But when we attempt to set boundaries on the Universe, we have committed a logical error, and that's by definition, as the Universe is defined as everything, and for all time. We'd like to say that the Universe is this high, this wide, this deep, and has been around for this long. Then maybe we'd understand it. But that's just not how it works.
The reality is that our finite minds cannot possibly contain an infinite amount of information, and boundaries at that scale are meaningless. But that's not a problem — it's a lesson.
There are people in this world who have "photographic memories," and seemingly can remember an infinite number of facts. But they can't make sense of any of it, and they're not very good at taking care of themselves, much less the people around them. How could people know everything, and not be able to do anything? The reason is that knowledge has to be prioritized in order to be meaningful.
A visual analogy will help illustrate the point. If we stand in the middle of an infinite road, and look off into the distance, we see that the road appears to narrow with distance from us, and all of the stripes appear to meet infinitely far away (known as the "vanishing point"), even if they are perfectly parallel, and therefore don't actually meet. So why does the road appear to narrow with distance? This is Mother Nature's way of helping to prioritize the information for us. Things closer to us have a greater chance of affecting us, so we need to pay closer attention to them, which is made easier by the natural magnification. Of course, this makes the apparent geometry a distortion of the true geometry, and it obscures things in the distance, both of which can cause problems sometimes. When an object is viewed from further away, there is less distortion. From infinitely far away, we would be able to see all things, and entirely in proper proportions. But then they would be infinitesimal, and we really wouldn't be able to see anything (i.e., everything would be at their "vanishing points"). And trying to stay between the stripes on a road that we can't even see wouldn't be so easy. So Mother Nature magnifies the things closest to us. And such is the problem with people who can remember everything, but can't make sense of any of it. To them, the world is just an infinity of tiny facts, but they don't see the importance of any of it, and this makes them dysfunctional.
The part of the Universe that matters the most to us appears to be bigger, and that's useful. Anything that is infinitely far away, in time or space, is infinitely small, and that's OK, because it has an infinitesimal chance of ever affecting us. The lesson is to worry first about what is closest to us, and last (or never) about things that never mattered anyway.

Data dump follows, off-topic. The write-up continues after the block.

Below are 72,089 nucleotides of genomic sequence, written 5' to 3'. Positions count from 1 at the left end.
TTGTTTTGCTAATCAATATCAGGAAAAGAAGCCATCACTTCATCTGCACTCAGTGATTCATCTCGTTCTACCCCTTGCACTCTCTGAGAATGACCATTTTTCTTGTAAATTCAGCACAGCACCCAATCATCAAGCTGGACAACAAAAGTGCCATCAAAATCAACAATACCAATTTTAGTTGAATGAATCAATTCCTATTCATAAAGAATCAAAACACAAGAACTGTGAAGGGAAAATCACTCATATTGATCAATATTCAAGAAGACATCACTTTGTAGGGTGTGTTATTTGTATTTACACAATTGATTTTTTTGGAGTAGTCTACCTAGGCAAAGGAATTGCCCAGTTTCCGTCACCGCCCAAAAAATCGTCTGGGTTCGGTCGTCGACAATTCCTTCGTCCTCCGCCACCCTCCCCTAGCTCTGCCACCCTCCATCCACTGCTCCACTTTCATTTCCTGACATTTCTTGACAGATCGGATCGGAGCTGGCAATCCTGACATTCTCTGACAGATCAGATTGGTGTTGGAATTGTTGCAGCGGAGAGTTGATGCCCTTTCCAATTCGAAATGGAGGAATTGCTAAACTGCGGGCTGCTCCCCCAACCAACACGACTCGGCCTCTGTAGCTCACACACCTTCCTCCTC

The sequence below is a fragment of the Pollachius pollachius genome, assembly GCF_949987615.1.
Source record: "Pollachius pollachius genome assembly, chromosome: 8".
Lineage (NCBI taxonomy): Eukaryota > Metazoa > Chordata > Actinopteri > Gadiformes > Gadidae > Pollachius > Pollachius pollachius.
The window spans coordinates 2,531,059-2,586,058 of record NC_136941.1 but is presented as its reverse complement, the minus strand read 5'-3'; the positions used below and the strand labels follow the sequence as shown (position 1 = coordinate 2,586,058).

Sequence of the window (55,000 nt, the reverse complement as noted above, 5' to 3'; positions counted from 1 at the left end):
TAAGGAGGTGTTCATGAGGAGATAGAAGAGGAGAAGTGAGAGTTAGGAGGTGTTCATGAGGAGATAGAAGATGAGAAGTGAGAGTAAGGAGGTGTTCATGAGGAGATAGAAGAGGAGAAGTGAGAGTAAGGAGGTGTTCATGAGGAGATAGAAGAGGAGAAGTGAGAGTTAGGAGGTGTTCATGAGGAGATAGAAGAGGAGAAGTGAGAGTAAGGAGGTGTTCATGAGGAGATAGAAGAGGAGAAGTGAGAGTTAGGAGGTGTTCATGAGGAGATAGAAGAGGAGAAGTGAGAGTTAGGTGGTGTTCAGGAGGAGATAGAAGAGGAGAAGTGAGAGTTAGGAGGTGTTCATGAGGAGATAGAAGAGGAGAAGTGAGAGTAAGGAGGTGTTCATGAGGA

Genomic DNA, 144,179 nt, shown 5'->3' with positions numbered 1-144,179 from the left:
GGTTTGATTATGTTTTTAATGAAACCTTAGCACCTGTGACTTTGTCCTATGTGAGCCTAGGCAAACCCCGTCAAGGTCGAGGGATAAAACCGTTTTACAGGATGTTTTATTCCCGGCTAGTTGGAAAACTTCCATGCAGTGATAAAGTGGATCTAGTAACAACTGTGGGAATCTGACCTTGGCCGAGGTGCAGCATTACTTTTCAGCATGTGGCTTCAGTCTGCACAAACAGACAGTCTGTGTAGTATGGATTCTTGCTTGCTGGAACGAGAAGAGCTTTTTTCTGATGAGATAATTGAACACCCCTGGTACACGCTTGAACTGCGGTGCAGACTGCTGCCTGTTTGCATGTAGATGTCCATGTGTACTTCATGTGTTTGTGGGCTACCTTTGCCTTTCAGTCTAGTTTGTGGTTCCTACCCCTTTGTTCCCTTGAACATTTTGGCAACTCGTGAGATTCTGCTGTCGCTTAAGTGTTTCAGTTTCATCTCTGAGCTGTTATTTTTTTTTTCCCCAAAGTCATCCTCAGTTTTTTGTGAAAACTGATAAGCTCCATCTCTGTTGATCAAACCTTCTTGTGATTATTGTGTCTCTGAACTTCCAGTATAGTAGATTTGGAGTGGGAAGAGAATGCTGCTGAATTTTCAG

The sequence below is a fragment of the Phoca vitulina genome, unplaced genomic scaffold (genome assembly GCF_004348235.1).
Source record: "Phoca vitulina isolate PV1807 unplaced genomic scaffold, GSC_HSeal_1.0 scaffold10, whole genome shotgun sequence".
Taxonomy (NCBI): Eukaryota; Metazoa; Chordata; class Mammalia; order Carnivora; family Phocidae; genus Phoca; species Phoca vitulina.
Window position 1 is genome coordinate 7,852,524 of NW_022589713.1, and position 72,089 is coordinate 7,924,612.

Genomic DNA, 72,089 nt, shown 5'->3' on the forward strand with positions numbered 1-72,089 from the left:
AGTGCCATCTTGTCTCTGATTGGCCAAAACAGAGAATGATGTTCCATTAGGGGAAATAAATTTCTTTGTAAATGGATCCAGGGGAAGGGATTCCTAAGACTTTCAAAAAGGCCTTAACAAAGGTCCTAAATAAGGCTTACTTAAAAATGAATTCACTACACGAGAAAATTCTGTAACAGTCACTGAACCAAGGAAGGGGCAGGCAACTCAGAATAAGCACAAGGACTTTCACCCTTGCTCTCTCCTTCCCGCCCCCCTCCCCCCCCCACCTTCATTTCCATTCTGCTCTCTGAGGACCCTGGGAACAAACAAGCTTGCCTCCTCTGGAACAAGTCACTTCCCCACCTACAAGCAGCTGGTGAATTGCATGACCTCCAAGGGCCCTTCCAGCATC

Yet we also instinctively know that the self-centered enlargement of dimensions with proximity to us is a distortion. Something that is closer to us, literally or figuratively, seems bigger and more important, but that does not mean that the rest of the world understands that significance. If we expect the world to obey our senses of importance, we are forever disappointed. Therefore, it is useful to step outside ourselves from time to time, to see things from a distance, without the distortion of our personal perspectives. The trick is to see things from far enough away that we see the world more accurately, but not so far away that we cannot distinguish anything of relevance to us. In other words, a useful road-map is not a picture from outer space, with minimal distortion but where all of the interchanges are too small to see — it is a map that overcomes the limitations of our physical position, but with sufficient detail that we can still see where to go next. With that information, we can get to where we want to be.
So we shall attempt to gain a more useful perspective over ourselves, while striving to remember the importance of what is closest to us, that we can become more effective. And we will not bother with creationism, of the religious or of the pseudo-scientific kind (i.e., "Big Bang Creationism"). We will not find eternal truths by looking long ago and far away. Surely eternity includes the here and now, where we have a lot more information. So we will find truths inside ourselves, and in our immediate surroundings, if we can find any at all. And we will only step outside of ourselves to gain perspective, so that we can find the right road — we will not try to get lost in the infinite or in the infinitesimal — knowable truths are finite, and so are we. Only in understanding that can we push back the boundaries of our positions and dispositions.